Humanity’s impulse to create narratives to explain and analyze its entangled relationship with nature has stimulated artistic expression across millennia, from the floods of Gilgamesh, Manu, and Noah to the BBC’s Planet Earth. The stories expressed in music and film offer opportunities for artists and their audiences to view the world around them from a different angle, to speculate on a shared future, and to answer how the world arrived at its present moment. Here are a few representative items from Emory Libraries’ music and media collections:
Björk’s desire to undertake a project about nature led her to create the 2011 album Biophilia, which addresses topics including viruses, crystallization, DNA, and plate tectonics, both through a music album and an app. The artist, with the City of Reykjavík and the University of Iceland also launched the Biophilia Educational Project alongside the album to offer teaching and research tools that combine music, technology, and the natural sciences together.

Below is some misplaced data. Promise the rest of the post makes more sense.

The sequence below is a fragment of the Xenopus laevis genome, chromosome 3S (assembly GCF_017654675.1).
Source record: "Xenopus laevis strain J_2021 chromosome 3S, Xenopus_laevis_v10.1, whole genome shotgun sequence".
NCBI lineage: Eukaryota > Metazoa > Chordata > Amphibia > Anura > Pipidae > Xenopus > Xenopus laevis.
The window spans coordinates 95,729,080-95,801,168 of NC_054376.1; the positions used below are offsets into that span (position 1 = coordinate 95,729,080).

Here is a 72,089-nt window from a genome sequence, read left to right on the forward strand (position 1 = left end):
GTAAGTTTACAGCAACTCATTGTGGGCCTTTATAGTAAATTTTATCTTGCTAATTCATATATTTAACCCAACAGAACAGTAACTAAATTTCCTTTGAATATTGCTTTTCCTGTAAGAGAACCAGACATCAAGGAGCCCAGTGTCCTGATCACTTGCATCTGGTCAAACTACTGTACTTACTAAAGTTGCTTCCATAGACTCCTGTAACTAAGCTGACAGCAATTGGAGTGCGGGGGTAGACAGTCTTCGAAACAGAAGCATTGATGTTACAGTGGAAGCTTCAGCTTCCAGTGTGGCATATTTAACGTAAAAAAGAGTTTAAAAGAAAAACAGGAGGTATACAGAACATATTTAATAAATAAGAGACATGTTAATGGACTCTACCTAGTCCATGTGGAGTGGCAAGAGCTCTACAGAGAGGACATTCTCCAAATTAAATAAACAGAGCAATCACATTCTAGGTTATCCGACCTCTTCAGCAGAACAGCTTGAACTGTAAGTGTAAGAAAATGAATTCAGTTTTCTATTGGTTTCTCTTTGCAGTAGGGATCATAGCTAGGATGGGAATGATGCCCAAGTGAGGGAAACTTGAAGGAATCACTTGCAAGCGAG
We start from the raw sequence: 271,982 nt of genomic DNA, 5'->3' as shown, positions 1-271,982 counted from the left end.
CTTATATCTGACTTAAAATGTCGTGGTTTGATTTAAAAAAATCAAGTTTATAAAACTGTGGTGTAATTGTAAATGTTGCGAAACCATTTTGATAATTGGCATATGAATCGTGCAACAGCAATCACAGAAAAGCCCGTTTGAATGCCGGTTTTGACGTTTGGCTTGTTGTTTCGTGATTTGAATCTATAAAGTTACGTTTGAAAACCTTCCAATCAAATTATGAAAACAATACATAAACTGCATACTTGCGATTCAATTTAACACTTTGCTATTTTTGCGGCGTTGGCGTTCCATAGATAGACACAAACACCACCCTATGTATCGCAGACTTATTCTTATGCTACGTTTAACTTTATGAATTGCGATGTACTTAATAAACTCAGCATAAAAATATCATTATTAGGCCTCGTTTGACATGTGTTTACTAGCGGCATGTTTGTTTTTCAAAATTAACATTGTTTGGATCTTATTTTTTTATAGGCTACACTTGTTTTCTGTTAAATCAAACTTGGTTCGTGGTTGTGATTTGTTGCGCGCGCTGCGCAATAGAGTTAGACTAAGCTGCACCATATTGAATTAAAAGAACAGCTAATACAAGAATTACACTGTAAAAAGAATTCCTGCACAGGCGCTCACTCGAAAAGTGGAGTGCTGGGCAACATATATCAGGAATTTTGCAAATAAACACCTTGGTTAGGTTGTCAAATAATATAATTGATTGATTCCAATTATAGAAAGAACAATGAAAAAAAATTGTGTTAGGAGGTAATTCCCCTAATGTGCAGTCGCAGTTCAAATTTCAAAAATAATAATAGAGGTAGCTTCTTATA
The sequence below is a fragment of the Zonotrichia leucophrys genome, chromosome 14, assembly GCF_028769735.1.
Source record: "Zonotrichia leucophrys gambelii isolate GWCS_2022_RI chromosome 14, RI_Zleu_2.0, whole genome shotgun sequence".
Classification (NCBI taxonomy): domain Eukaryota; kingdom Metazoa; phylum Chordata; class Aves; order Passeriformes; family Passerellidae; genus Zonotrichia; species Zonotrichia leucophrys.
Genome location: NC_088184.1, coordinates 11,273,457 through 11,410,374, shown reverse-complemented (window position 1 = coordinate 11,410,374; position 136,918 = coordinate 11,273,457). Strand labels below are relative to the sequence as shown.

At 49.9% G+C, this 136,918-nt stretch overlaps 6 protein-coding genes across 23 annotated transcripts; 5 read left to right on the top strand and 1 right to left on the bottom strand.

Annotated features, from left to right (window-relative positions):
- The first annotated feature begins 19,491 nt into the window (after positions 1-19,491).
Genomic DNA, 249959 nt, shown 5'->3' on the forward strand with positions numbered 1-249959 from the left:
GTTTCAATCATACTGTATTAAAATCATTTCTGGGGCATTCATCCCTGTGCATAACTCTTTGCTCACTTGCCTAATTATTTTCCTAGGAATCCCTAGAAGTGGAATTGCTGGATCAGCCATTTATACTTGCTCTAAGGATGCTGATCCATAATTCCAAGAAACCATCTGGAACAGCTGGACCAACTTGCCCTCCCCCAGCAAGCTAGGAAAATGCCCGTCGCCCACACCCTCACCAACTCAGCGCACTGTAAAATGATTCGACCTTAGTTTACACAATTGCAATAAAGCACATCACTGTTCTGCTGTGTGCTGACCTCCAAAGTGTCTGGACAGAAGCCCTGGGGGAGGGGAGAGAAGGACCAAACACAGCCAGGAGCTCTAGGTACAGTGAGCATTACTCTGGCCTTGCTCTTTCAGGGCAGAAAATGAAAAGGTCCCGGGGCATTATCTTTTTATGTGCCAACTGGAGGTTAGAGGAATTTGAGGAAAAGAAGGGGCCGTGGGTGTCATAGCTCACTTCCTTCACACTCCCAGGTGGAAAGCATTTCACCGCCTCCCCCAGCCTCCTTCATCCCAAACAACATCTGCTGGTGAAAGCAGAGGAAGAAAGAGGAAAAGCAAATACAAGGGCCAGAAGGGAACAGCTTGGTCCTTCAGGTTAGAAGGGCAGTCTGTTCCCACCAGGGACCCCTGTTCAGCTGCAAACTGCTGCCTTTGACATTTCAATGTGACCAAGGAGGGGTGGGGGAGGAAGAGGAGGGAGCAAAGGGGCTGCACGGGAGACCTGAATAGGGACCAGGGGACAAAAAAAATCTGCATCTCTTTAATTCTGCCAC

Atlanta heavy metal band Mastodon developed a 2004 concept album entitled Leviathan inspired by Herman Melville’s 1851 tome on humanity and nature, Moby Dick.
Godfrey Reggio’s 1982 documentary, Koyaanisqatsi, taking its name from a Hopi word for “life out of balance,” offers an intense interrogation of modern, technology-driven urban life. This study is made all the more powerful by its lack of dialogue, Philip Glass-composed score, and stunning shots of spaces at once free of humans, but still deeply impacted by them.
Set in a fantastical version of medieval Japan with animal gods and forest spirits, Hayao Miyazaki’s Princess Mononoke, offers an epic tale about the promises and prices of civilization. Miyazaki reflected in Asia Pulse in 1997 after completing the film that “I’ve come to the point where I just can’t make a movie without addressing the problem of humanity as part of an ecosystem.”